BIO:
Born in France, award-winning author Vijaya Schartz never conformed to anything and could never refuse a challenge. She likes action and exotic settings, in life and on the page. She traveled the world and claims to also travel through time, as she writes without boundaries about the future and the far away past. Her love of cats transpires in most of her books. Her stories collected many five star reviews and literary awards. She makes you believe you actually lived these extraordinary adventures among her characters. Reviewers compared her stories to Indiana Jones with sizzling romance, and she takes that as a compliment anytime.

Vijaya Schartz
Blasters, Swords, Romance with a Kick
http://www.vijayaschartz.com
http://www.amazon.com/author/vijayaschartz
http://www.barnesandnoble.com/c/vijaya-schartz
https://www.facebook.com/vijaya.schartz
https://twitter.com/Vijayaschartz

13 comments:

Tina Donahue said...

God, historical fiction is murder to write. I've only had a few pubbed and they nearly killed me.

My hat's off to all the wonderful historical authors who get it right and do such a great job. :)

Sandy said...

Vijaya, I hate it when an author doesn't use the facts. My worry is that young people are learning history through these stories. What a shame it would be if that is the case.

Both, I'm a lover of cats, too. My hubby shares that love, too.

Paris said...

Vijaya,

Very interesting blog! I don't mind skewed historical facts when I'm reading Steampunk or fantasy but twisting facts and timelines and passing it off as historical fiction, irritates me.

marymforbes said...

I don't like historical inaccuracies and have researched various periods of history, especially the North American West very extensively.
But way back - when Rosemary Rogers wrote 'Sweet Savage Love' her inaccuracies were glaring to me. Yet that became such a high selling book. Which asked me - do readers really care?

A.M. Westerling said...

Interesting post, Vijaya. For me, I try and include enough accurate historical detail so my readers feel as if they're there, but not so much it overwhelms the romance. Do readers care about accuracy? I don't know, if the story grabs them, then probably not so much. Others, in particular those who read Regencies, are very knowledgeable about that period and are not afraid to let you know if you've made a mistake. I know, it's happened to me! :)

jean hart stewart said...

I've written two historicals, both Regency period, which I though I knew well. Checking showed me how little I really knew, but the I loved the research. I'm careful in my erotica to check the periods involved. Some the editors catch me with a grammatical statement not yet in that period, but do far no factual mistakes. Interesting post, Vjaya..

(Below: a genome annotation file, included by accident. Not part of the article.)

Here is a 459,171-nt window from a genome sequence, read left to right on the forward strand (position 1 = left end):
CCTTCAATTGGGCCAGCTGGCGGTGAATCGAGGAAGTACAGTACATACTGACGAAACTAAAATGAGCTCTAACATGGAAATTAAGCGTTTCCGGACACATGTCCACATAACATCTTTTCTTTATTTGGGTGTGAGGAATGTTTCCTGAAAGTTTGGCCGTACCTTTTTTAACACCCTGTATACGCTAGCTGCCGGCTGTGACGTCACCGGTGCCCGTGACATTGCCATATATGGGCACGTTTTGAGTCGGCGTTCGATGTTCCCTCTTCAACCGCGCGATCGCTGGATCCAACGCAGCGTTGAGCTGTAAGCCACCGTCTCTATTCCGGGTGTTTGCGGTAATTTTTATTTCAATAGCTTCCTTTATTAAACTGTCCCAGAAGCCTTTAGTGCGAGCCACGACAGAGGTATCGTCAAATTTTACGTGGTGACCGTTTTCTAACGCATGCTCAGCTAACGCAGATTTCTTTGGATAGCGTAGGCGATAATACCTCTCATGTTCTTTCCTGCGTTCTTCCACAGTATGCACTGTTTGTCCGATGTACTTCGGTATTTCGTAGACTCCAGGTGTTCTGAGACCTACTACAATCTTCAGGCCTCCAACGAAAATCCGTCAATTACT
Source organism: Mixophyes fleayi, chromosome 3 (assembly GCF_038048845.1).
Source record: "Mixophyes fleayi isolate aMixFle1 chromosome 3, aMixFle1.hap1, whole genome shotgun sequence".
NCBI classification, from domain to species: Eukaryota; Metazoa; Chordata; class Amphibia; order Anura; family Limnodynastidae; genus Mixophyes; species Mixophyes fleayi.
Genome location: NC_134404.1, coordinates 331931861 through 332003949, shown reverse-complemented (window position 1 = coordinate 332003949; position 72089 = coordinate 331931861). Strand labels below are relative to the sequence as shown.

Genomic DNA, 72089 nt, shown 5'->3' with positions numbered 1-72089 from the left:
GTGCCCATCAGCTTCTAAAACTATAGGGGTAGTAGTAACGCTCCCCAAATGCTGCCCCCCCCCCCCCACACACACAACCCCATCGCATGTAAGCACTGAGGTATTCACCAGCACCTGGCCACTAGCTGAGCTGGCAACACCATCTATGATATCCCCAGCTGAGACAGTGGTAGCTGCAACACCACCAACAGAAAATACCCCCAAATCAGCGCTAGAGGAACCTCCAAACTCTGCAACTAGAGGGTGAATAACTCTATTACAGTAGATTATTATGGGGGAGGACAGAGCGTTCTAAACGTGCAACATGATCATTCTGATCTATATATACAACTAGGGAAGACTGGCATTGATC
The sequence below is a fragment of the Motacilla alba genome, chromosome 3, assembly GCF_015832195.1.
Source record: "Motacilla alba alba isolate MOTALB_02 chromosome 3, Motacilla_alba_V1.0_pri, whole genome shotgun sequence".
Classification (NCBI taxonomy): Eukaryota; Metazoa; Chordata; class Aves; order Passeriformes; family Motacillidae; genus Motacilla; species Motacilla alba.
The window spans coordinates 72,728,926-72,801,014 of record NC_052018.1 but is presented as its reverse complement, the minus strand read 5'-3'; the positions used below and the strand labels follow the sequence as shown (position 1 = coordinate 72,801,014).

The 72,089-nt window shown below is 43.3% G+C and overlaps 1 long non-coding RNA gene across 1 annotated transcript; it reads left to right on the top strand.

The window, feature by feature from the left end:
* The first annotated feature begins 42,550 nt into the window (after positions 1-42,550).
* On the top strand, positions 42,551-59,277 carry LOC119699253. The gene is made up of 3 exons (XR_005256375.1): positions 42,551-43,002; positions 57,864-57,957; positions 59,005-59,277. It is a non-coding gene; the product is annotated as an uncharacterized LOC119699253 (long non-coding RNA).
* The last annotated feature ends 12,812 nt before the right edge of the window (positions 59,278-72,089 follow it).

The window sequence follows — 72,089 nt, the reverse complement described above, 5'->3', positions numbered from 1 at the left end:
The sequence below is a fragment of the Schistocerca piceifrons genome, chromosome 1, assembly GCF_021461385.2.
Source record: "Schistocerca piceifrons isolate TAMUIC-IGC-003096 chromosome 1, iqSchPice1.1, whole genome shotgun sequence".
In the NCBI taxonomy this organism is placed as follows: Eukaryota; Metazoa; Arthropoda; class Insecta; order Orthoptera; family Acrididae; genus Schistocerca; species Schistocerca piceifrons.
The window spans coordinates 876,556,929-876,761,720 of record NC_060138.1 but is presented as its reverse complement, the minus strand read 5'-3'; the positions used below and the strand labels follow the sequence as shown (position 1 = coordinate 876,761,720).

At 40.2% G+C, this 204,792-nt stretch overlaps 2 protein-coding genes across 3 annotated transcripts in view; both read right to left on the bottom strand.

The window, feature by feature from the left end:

Rose Anderson said...

Interesting post, Vijaya. Real facts always make things more believable. Thanks for sharing your perspective with us today. Best luck. :)

Ann Herrick said...

I can't even imagine trying to write a historical novel--so much research involved to get everything right! I admire writers who can do that.

Melissa Keir said...

Historical fiction should be based on facts and research. I love learning new things from what I read and hate when someone shares inaccuracies.

Thank you for pointing out what is important.

Margaret Tanner said...

Great post. You are so right, if you brand your story historical fiction, lie I do with mine, you must be historically correct. Nothing turns me off a book and author quicker than to find a historical error.

Regards

Margaret

Ray said...

As a reader I definitely like accuracy in historic events. I check if it doesn't sound right.

I met attended meeting of the local chapter of the RWA as guest of an author. One of the books I bought was a Time Travel by a woman who purposely added a few anachronisms that added to the story. The story Took place during the time of the American Civil War in the South.

The traveler arrived unconscious. She explained her synthetic clothing, wristwatch and drivers lie nice by saying she was from California. The first time she entered a dark room she search the wall for a light switch. I bought the book because she was a stickler for getting the language of the era correct and had fun the way the rot agonist spoke causing everyone she met to think she was strange.

Cara Marsi said...

Very well-said, Vijaya. I, too, want historical accuracy when I read a historical novel. I read one that was Alternative History which purported that Hitler won WW2. I found the story fascinating.

I, too, love cats, and find inspiration in them.

Sydell Voeller said...

Ten years of historical research! I stand in awe of you. That's probably why I write contemporaries...LOL

Share buttons